Thursday, November 5, 2015

The Power of the Genome: Weighing Opportunities, Dangers and Responsibility

Angus Convention 2015


Richard Resnick
CEO of GenomeQuest

One can not impede scientific progress.
- Mahmoud Ahmadinejad 
Resnick gave a series of examples of how genomics is changing society.

Resnick put a nice spin on the typical sequencing cost figure. He overlays Illumina's ($ILMN) stock price on top of the figure.

He went on to explain that the only real differences between humans, cattle, corn, and other species is the proteins they make. The amino acids, the building block of proteins, are actually the same between species.

Resnick used cystic fibrosis as an example of a disease in which genetics has been very important. One DNA variant that causes the disease is called ΔF508. When a person has this variant, the gene produces the protein, but a check and balance in the cell recognizes the protein as not correct and destroys it. A different variant, G551D, is not so severe that the protein is destroyed, but the protein does not function properly. A drug called Kalydeco alters the mis-shaped protein coded by the G551D variant and allows it to function again.

Cancer is a disease of the genome. What we need is molecular names for these cancers. This will allow more individualized treatments of what is biologically wrong.

With these advances in medicine, humans will be living longer and there will be more demand for food. We need to keep in mind, when we digest food, we take the proteins and shred them back up into amino acids.

Genomic prediction allows you to the predict the future with accuracy. This, of course, is not genetic modification in the GMO sense. But, other agricultural species cannot benefit the same from genomic prediction as sexually reproducing organisms.

Bananas don't have sex. The trees are clones of other trees. But, if a disease comes along, you can't breed for the disease resistance in bananas. Oranges face similar disease issues. Most corn has a gene transfected from bacteria that produces a toxin that stops bugs from eating the plant. Most soybeans are now Roundup Ready, meaning we can spray the plant with pesticides, the crop lives and the weeds die. So, we just need to wash the soybeans, and there are no problems with eating these soybeans.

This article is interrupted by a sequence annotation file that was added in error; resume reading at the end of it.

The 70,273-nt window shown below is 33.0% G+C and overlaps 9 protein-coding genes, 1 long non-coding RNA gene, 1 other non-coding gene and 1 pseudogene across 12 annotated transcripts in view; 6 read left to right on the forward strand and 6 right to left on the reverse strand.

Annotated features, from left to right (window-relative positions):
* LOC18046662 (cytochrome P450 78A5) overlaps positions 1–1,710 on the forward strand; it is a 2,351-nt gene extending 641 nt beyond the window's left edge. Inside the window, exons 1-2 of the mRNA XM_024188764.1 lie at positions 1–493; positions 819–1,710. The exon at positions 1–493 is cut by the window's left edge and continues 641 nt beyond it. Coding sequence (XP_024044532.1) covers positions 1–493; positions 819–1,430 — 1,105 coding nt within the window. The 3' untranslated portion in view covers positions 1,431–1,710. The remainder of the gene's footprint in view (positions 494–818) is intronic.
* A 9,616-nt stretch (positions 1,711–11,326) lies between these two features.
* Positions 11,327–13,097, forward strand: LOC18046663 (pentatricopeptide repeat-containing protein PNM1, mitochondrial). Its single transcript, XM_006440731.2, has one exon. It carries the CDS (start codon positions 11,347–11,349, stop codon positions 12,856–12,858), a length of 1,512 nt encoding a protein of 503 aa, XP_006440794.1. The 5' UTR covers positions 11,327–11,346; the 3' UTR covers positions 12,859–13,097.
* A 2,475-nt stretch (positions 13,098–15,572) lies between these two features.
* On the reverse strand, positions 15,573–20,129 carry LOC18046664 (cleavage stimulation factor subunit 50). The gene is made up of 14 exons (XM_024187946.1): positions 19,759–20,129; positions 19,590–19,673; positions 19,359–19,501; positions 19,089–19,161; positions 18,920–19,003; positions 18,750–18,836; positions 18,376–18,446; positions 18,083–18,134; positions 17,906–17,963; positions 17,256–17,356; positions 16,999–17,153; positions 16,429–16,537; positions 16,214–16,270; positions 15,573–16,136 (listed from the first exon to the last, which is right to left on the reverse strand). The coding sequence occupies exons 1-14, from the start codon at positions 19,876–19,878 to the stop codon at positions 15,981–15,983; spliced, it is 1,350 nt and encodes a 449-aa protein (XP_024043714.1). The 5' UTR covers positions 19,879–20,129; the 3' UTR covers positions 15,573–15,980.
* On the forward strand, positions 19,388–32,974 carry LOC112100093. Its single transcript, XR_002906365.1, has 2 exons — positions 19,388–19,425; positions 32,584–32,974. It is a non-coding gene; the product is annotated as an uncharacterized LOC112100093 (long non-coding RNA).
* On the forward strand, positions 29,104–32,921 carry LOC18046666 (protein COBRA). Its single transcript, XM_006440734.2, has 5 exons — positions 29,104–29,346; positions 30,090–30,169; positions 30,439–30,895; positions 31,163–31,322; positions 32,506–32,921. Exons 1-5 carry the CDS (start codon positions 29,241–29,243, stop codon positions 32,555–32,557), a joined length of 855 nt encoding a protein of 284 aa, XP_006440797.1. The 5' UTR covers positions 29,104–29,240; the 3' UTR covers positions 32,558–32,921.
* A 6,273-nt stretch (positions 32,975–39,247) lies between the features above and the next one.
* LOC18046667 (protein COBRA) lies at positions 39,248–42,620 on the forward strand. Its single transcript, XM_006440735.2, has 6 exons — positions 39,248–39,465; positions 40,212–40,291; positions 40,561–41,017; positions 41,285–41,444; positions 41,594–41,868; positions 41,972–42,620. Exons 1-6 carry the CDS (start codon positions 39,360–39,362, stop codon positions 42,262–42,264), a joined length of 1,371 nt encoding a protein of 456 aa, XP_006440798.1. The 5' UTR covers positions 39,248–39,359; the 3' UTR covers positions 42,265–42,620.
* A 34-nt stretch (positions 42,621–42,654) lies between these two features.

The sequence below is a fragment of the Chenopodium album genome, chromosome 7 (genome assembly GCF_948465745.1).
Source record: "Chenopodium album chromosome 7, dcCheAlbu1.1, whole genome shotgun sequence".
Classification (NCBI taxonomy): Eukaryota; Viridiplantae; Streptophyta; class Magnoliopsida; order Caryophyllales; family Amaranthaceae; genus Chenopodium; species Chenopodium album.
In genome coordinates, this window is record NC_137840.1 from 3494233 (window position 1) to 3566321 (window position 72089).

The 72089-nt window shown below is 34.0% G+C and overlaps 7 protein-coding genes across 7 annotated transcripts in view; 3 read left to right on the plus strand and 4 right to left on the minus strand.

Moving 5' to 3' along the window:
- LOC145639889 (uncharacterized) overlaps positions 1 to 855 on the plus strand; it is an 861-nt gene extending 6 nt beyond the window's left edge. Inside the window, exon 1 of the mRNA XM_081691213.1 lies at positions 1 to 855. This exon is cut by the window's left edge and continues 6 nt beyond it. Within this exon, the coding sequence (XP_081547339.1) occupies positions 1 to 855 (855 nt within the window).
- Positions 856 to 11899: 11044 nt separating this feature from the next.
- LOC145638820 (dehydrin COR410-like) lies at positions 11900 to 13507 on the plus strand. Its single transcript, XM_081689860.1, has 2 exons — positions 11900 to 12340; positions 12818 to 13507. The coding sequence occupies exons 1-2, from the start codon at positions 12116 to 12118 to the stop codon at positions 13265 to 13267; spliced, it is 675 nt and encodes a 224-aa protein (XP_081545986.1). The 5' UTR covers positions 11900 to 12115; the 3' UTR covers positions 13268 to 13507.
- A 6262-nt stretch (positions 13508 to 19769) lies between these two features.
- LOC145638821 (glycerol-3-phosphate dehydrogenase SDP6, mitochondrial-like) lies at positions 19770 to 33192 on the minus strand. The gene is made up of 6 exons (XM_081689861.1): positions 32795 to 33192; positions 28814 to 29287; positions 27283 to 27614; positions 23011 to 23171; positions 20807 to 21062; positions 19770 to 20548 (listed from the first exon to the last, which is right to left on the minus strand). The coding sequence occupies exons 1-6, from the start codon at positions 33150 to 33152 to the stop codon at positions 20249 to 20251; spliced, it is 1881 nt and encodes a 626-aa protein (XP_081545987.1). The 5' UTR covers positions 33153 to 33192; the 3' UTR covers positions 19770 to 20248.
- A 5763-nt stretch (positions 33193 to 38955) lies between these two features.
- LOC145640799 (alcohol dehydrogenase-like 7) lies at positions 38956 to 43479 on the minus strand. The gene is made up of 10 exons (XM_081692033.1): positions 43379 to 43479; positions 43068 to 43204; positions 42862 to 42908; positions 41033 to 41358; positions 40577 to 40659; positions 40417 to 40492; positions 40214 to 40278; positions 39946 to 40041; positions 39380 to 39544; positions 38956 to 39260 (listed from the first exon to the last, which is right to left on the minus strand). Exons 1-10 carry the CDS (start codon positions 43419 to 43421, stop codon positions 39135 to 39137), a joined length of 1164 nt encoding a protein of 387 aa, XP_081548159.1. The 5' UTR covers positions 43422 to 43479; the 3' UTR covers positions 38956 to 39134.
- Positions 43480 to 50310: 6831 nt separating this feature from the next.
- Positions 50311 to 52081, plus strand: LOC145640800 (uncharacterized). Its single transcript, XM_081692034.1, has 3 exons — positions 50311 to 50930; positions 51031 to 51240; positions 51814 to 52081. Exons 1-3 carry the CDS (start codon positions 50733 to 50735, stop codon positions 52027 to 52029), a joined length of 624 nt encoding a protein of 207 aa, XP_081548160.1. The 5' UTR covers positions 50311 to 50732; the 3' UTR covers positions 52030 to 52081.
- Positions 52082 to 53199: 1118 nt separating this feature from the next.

There is actually a gene for apple browning. Scientist took this gene and duplicated it multiple times in the apple genome. When the apple cells see too much of the protein coded by this browning gene, the cells shut down all copies of this gene. Thus, no browning protein, so the apple does not brown!
Aquabounty salmon, is a modified salmon that grows to its mature size in 18 months.

By Kevin586  via Wikimedia Commons
For writers, they moved from pen and paper, to type writers, to word processors, and now to computers with Google and all the other Internet tools. Today in genomics we have the "word processor" figured out. What will happen when we move past the "word processor" of genomics and get to the "Google" stage of genomics?

Many people (20%) find cilantro disgusting, it tastes like soap to them. This disgust is caused by genetics. If you go to a high-end restaurant, wouldn't the chef want to know that you hate cilantro? In fact, a certain food company is doing lots of sequencing in Europe to figure out what foods people like or is more nutritional for them.

The baby's entire genome is circulating in the mother's blood. This means we can test the baby's DNA from the mother's blood. What is the line between aborting a baby for the presence of a horrible disability and aborting a baby for the lack of a preferred trait?

There is a patent for DNA testing to identify sperm donors. "Is this a problem? Certainly not in bovines, but what about humans?" Resnick asked. Previously when we did gene modification, we used a sledge hammer, now with CRISPR technology we can use a precise scalpel. Dehorning is a bad public perception issue, takes time and labor, and is an animal welfare issue. Recombinetics has technology to take an animal with the variant that causes horn growth and to replace it with the gene that causes the animal to be polled.

In the United States, we don't do gene editing in humans due to ethical concerns. But, scientists in China have already worked on altering nonviable human embryos.

"Have I scared you a little bit? Hopefully." Resnick stated. But, he hopes that you now understand the difference between DNA testing (like we do for genomic-enhanced EPDS) and genetic modification, that you understand the impacts genetic modification can have, and that you can intelligently discuss these topics with the rest of society.

For more information on Resnick's talk see Troy Smith's article at AngusConvention.com and Resnick's presentation slides.


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